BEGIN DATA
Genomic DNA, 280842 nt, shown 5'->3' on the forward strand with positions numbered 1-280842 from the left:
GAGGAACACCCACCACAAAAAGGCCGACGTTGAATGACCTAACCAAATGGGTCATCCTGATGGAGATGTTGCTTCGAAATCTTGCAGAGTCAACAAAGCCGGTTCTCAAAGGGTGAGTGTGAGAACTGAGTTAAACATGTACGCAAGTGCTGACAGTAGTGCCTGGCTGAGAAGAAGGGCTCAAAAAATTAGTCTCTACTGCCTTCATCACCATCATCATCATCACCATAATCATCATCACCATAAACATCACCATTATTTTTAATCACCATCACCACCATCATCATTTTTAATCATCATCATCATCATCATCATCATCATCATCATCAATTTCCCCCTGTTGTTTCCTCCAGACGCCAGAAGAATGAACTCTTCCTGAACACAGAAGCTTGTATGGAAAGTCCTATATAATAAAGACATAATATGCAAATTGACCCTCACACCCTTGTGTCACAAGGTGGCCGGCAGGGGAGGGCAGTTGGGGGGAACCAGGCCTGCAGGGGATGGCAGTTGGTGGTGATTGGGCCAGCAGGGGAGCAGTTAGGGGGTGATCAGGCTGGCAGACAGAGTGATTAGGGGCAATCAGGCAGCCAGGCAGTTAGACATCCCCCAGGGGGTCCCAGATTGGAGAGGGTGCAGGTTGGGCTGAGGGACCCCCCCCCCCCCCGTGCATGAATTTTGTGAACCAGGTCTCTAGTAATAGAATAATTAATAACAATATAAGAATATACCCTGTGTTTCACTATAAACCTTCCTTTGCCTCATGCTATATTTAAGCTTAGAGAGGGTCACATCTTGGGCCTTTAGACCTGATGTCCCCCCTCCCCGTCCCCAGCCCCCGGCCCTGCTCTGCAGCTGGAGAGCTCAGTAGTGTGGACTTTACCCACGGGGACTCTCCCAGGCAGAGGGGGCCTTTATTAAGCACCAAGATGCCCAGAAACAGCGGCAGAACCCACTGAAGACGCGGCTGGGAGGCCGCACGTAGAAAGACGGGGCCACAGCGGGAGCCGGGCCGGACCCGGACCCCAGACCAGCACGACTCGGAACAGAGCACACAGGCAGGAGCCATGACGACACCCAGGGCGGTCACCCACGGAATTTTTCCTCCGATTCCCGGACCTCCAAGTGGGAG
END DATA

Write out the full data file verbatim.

Genomic DNA, 280842 nt, shown 5'->3' on the forward strand with positions numbered 1-280842 from the left:
GAGGAACACCCACCACAAAAAGGCCGACGTTGAATGACCTAACCAAATGGGTCATCCTGATGGAGATGTTGCTTCGAAATCTTGCAGAGTCAACAAAGCCGGTTCTCAAAGGGTGAGTGTGAGAACTGAGTTAAACATGTACGCAAGTGCTGACAGTAGTGCCTGGCTGAGAAGAAGGGCTCAAAAAATTAGTCTCTACTGCCTTCATCACCATCATCATCATCACCATAATCATCATCACCATAAACATCACCATTATTTTTAATCACCATCACCACCATCATCATTTTTAATCATCATCATCATCATCATCATCATCATCATCATCAATTTCCCCCTGTTGTTTCCTCCAGACGCCAGAAGAATGAACTCTTCCTGAACACAGAAGCTTGTATGGAAAGTCCTATATAATAAAGACATAATATGCAAATTGACCCTCACACCCTTGTGTCACAAGGTGGCCGGCAGGGGAGGGCAGTTGGGGGGAACCAGGCCTGCAGGGGATGGCAGTTGGTGGTGATTGGGCCAGCAGGGGAGCAGTTAGGGGGTGATCAGGCTGGCAGACAGAGTGATTAGGGGCAATCAGGCAGCCAGGCAGTTAGACATCCCCCAGGGGGTCCCAGATTGGAGAGGGTGCAGGTTGGGCTGAGGGACCCCCCCCCCCCCCGTGCATGAATTTTGTGAACCAGGTCTCTAGTAATAGAATAATTAATAACAATATAAGAATATACCCTGTGTTTCACTATAAACCTTCCTTTGCCTCATGCTATATTTAAGCTTAGAGAGGGTCACATCTTGGGCCTTTAGACCTGATGTCCCCCCTCCCCGTCCCCAGCCCCCGGCCCTGCTCTGCAGCTGGAGAGCTCAGTAGTGTGGACTTTACCCACGGGGACTCTCCCAGGCAGAGGGGGCCTTTATTAAGCACCAAGATGCCCAGAAACAGCGGCAGAACCCACTGAAGACGCGGCTGGGAGGCCGCACGTAGAAAGACGGGGCCACAGCGGGAGCCGGGCCGGACCCGGACCCCAGACCAGCACGACTCGGAACAGAGCACACAGGCAGGAGCCATGACGACACCCAGGGCGGTCACCCACGGAATTTTTCCTCCGATTCCCGGACCTCCAAGTGGGAG